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The 'Pursuit' movie stunt - Obviously Carl Boenish is gone. Kevin Donnelly passed away some years ago from cancer. Same with Dean Westgaard many years ago. Ray Cottingham is still around. NickyB contacted him a while back on Facebook, but he didn't have a lot to say. Not familiar with the other two. I don't know this to be fact, but knowing a bit about how such things are done, if they had three cameramen and three other jumpers, they likely had three Cooper's. (At least two.) Two loads times three pairs would give them six jumps to choose edits from. The landing shot is likely a separate thing.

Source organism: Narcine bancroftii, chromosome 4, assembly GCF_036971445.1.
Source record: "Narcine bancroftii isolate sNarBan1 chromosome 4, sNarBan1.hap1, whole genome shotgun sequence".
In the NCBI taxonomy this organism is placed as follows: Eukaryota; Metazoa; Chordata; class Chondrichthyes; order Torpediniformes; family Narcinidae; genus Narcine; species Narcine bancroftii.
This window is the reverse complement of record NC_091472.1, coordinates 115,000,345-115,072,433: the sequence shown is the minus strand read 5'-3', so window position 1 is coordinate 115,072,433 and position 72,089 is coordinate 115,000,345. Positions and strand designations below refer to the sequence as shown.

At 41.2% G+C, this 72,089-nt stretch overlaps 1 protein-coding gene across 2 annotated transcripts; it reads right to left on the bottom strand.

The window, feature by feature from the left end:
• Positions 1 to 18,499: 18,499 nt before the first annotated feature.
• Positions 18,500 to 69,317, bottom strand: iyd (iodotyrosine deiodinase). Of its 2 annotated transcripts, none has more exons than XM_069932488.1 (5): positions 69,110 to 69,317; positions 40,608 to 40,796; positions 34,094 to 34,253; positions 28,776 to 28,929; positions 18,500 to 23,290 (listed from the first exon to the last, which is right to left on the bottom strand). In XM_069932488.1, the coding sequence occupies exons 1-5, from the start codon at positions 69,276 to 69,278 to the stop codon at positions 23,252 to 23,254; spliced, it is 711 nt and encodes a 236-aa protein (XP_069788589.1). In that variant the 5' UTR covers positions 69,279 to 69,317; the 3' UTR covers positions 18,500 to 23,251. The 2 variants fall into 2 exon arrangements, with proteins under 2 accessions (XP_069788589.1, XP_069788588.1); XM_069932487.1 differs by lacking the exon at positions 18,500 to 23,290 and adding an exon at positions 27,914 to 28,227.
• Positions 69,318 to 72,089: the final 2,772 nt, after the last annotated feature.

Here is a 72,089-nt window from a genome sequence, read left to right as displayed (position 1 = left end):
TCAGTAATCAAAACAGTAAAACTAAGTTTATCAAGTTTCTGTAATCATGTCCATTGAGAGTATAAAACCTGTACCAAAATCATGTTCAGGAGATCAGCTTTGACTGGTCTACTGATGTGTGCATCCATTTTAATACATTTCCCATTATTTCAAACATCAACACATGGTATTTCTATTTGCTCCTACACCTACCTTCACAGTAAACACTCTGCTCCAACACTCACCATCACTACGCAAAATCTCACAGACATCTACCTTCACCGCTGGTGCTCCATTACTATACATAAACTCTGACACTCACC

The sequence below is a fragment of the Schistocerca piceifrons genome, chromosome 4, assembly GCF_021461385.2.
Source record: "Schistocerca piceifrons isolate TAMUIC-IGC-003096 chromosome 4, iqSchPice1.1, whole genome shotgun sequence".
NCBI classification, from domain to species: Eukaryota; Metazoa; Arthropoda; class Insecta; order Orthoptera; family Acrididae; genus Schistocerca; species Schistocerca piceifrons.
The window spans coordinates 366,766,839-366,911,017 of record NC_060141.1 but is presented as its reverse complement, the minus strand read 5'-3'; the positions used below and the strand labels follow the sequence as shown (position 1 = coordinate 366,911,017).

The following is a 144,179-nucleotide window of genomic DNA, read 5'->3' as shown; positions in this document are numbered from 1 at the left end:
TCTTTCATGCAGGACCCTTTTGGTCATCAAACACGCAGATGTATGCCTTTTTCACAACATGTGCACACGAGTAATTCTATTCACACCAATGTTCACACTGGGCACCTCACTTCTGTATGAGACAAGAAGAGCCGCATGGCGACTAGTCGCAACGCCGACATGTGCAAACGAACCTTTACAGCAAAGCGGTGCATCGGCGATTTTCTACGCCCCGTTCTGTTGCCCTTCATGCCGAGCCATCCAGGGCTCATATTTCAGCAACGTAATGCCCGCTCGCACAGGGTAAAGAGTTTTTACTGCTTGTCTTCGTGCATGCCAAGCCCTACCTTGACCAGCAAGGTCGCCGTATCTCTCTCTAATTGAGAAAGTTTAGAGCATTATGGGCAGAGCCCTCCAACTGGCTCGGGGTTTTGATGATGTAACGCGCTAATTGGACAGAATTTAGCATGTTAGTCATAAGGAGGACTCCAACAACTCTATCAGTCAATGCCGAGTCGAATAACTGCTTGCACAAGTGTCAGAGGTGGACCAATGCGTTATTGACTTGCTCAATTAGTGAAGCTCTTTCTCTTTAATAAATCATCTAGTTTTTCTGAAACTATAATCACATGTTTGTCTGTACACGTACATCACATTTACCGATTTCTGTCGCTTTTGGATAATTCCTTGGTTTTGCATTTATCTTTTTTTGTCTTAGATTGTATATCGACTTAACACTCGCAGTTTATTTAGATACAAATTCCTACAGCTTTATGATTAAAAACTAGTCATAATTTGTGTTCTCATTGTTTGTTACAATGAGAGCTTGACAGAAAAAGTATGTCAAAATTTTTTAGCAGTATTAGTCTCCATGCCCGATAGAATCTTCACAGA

52
DB Cooper / Re: Clues, Documents And Evidence About The Case
« Last post by JAG on October 14, 2021, 08:42:16 PM »
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Confirmation from UPI archives that Tosaw was involved in the 1986 Ingram negotiations for divying up the money found.

I had thought Tosaw was involved then...but he's not mentioned in most articles. But I wonder if Tosaw got any bills? Did he mention that at any time after?

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Quote
Release of the money was negotiated by Richard Tosaw, a lawyer and former FBI agent who wrote a book, 'D.B. Cooper: Dead or Alive.'

Well with that UPI story, you killed 3 birds with one stone so to speak:
- Tosaw was the lawyer working for the Ingrams for the money settlement and indeed the RTT:bh reference you found yesterday.
- They state ~$6,000, but more specifically 280 bills and I am guessing we add the 14 that the FBI took for 294 x $20 = $5,880
- Tosaw states he was promised a few of the bills
53